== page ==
Dunkin’ Donuts franchise owners settled the suits, but not until after using food safety as a defense.

In 2013, a Dunkin’ Donuts spokeswoman, Lindsay Harrington, offered an explanation for why a vegetable spread might be used.

“For food safety reasons, we do not allow butter to be stored at room temperature, which is the temperature necessary for butter to be easily spread onto a bagel or pastry,” she told The Boston Globe. The recommended procedure in the store, she said, was for individual whipped butter packets to be served on the side of a bagel or pastry, but not applied. “The vegetable spread is generally used if the employee applies the topping,” she said.

I’m not sure what the food safety reasons are since the salted version (over 1.5%) of oil-in-water emulsion doesn’t support the growth of foodborne pathogens or staph toxin formation -and remains safe at room temperature when the power goes out.  Stuff will persist, including Listeria, but temperature control isn’t a factor. It’s a quality thing.

Food Safety Talk 123: My mom was pissed

In this episode, Don and Ben talk about life hacks and things that might not be life hacks; Gwyneth Paltrow, cookbooks and Ben’s recent media experiences (and the perils of emailing while sitting on the toilet). Also in this episode the guys breakdown STEC in soy nut butter and Dixie Dew’s FDA 483 form plus a bonus on ROP cheeses.

Episode 122 can be found here and on iTunes.

Show notes so you can follow along at home:

Our battle with Gwyneth: cookbook edition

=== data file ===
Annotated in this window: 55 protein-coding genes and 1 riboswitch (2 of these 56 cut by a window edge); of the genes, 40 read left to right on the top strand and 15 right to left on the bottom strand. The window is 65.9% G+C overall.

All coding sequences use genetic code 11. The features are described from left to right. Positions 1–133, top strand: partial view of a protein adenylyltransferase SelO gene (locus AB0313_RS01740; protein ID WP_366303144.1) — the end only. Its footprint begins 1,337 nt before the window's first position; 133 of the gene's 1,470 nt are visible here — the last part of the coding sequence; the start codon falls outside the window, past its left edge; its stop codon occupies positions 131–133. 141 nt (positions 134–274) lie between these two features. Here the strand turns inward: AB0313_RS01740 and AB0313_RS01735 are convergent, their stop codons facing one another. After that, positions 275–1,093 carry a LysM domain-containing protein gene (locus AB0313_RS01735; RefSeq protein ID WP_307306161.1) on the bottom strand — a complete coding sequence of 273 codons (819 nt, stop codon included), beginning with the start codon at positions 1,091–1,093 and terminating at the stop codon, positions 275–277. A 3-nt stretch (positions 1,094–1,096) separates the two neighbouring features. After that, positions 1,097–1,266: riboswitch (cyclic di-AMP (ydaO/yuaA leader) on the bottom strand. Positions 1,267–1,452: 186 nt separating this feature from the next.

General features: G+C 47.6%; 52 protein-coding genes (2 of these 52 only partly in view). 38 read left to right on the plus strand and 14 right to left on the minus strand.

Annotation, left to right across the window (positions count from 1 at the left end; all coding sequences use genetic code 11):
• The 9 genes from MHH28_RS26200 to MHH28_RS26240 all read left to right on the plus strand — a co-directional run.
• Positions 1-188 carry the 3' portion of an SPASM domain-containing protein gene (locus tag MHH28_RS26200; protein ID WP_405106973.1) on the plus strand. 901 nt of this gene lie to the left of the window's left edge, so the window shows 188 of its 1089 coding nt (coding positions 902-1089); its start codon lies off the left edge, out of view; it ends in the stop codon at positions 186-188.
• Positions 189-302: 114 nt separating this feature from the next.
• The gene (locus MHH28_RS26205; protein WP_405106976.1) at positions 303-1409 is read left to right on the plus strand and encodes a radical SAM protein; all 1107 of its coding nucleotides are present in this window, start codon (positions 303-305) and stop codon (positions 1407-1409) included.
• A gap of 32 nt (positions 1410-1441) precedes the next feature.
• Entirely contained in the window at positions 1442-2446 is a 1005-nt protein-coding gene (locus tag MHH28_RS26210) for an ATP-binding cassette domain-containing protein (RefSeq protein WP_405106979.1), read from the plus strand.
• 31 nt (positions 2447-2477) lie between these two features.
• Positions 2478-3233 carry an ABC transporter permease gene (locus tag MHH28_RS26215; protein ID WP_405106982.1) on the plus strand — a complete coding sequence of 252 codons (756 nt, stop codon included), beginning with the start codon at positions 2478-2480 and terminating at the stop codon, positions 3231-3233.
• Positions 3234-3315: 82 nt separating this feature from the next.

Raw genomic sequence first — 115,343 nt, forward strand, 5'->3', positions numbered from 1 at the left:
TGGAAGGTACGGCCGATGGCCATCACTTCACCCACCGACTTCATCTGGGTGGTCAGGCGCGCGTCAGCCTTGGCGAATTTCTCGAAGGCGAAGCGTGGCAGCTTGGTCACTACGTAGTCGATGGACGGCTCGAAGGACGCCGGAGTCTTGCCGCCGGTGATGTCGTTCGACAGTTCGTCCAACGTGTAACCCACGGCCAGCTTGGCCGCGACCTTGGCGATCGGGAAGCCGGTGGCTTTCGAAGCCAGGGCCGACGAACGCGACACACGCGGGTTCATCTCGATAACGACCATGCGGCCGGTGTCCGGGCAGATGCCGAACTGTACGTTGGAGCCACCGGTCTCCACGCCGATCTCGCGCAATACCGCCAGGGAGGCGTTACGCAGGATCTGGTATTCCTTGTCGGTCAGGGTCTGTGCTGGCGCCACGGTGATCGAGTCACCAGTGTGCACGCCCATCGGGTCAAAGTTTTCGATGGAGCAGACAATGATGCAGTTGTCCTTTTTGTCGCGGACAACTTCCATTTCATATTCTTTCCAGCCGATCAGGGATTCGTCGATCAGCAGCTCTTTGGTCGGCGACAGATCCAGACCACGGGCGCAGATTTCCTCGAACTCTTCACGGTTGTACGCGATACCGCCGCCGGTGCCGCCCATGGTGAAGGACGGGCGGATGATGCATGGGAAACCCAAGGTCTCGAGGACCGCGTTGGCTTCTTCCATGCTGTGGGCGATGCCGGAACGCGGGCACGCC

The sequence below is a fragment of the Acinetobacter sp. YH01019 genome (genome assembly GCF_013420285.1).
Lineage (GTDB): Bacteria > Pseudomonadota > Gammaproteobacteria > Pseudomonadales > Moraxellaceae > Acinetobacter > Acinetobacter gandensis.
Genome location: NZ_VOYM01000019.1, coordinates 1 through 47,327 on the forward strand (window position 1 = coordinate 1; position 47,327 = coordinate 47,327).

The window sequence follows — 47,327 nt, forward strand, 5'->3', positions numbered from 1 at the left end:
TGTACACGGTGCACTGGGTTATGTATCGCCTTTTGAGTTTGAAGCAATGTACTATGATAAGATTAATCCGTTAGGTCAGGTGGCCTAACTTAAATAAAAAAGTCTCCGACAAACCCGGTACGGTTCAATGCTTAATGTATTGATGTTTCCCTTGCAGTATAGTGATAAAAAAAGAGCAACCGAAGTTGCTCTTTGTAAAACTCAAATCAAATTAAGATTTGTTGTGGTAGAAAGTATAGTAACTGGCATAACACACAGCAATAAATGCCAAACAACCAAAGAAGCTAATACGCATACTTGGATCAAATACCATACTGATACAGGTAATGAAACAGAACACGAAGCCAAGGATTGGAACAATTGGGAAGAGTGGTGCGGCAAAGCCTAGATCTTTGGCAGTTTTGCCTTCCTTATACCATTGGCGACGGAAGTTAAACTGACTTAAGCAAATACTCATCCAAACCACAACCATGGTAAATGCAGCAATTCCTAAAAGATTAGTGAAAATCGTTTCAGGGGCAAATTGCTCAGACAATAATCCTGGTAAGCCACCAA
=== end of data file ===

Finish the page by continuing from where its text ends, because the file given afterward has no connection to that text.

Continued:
The coverage of extension associate Katrina Levine’s research on cookbook food safety messages took an unexpected turn yesterday. Gwyneth Paltrow’s ‘people’ weighed in.

By ‘people’ I think it’s the folks who published her cookbooks.

It started with a string of emails from some folks in the UK who saw the NC State press release about the research. After analyzing 1700+ recipes from cookbooks on the New York Times best seller list we found that safe endpoint temperatures only appeared in just over 8% of the instructions.

Not great.

A few journalists want to know who are the biggest offenders are (quick answer: it’s pretty well everyone we looked at – but not all the time).

One of the books included in our study was Paltrow’s It’s All Good. In a flurry of questions, and without being able to find all the recipes online, I sent one of the enquiring minds a recipe from another book, My Father’s Daughter as an example of what we were looking at, with this note:

“Here’s one from chef Paltrow that does not have a safe endpoint temperature included (165F or 74C).